Gynäkologie und Geburtshilfe

Gynäkologie und Geburtshilfe
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ISSN: 2161-0932


Chemotherapy for Elderly Ovarian Cancer Patients

Sivraj Muralikrishnan, Christos Hatzis, Andrea Katz, Alessandro Santin, Peter E Schwartz, Maysa M Abu-Khalaf

Objective: Ovarian cancer is the most lethal cancer involving the female pelvic reproductive system. Its incidence increases with age and with an aging population, its prevalence should also increase. The goal of our retrospective study is to report our experience in treating women over 65 years of age, with a diagnosis of primary ovarian cancer, using standard intravenous chemotherapy.

Methods: The medical records of 78 patients>65 years of age diagnosed with primary ovarian cancer at the Yale Cancer Center between 1996-2006 were retrospectively reviewed and included in our analysis. Patients had stage IIV disease (stage I n=5, stage II n=8, stage III n=36, stage IV n=25, unknown n=4).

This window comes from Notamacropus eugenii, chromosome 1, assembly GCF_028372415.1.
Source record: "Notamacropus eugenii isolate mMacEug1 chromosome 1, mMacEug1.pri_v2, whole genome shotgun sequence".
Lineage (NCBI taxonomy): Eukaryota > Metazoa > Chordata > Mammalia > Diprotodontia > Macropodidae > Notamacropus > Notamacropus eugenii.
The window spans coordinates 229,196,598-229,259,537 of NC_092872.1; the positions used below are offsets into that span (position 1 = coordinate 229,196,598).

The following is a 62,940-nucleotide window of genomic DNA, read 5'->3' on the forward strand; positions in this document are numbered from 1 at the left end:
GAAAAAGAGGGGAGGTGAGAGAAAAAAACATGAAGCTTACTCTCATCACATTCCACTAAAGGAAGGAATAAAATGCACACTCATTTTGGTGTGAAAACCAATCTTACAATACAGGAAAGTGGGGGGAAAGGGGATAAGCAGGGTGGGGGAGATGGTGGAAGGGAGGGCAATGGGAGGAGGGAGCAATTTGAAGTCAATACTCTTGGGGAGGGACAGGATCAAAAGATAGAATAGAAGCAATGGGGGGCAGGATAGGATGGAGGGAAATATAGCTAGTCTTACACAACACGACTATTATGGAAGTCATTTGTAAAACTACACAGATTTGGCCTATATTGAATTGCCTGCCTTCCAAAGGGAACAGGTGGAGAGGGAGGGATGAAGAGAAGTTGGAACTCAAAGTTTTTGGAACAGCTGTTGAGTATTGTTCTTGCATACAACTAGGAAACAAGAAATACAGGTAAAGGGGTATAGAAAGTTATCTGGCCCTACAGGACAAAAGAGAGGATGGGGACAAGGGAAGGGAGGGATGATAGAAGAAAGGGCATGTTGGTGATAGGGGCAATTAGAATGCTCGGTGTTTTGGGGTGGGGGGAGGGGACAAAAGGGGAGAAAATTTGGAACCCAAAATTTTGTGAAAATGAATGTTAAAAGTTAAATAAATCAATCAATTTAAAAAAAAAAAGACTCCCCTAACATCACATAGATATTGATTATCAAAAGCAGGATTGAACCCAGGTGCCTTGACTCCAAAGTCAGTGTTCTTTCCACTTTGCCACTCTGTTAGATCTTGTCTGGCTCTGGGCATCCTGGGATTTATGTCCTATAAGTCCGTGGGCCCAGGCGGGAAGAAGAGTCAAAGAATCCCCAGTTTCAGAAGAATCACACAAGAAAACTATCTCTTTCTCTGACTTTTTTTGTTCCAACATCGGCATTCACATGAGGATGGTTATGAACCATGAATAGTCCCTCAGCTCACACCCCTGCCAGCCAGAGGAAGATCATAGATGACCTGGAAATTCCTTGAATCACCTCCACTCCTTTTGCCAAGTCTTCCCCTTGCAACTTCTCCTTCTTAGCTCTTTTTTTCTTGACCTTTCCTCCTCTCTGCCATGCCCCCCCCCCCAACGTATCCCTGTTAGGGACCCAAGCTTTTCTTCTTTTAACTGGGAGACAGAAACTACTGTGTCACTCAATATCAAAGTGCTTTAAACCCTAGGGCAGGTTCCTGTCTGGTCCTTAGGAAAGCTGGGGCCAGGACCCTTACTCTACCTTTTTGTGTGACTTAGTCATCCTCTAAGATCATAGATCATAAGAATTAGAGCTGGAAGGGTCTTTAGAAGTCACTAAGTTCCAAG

Results: Sixty-three of 78 women (80.8%) completed the prescribed regimen; and 62 women did not require a dose reduction or chemotherapy discontinuation. The most common reason for a dose reduction or treatment discontinuation was fatigue (6.4%), neutropenia (2.6%), patient preference (2.6%), and multipleco-morbidities (2.6%). The most commonly used regimen was paclitaxel 175mg/m2 and carboplatin AUC 5. The hazard ratio for PFS and OS for patients who had dose reduction/discontinuation versus those who completed the prescribed dose was 1.3 (95% CI 0.51-3.26) and 0.63 (95% CI 0.17-2.33), respectively.

Conclusions: Our findings illustrate that elderly women are able to tolerate standard chemotherapy with relatively few significant adverse effects. While different treatment modalities in ovarian cancer are continually being evaluated, additional prospective studies are required to better understand the tolerability and efficacy of such treatment in the elderly population.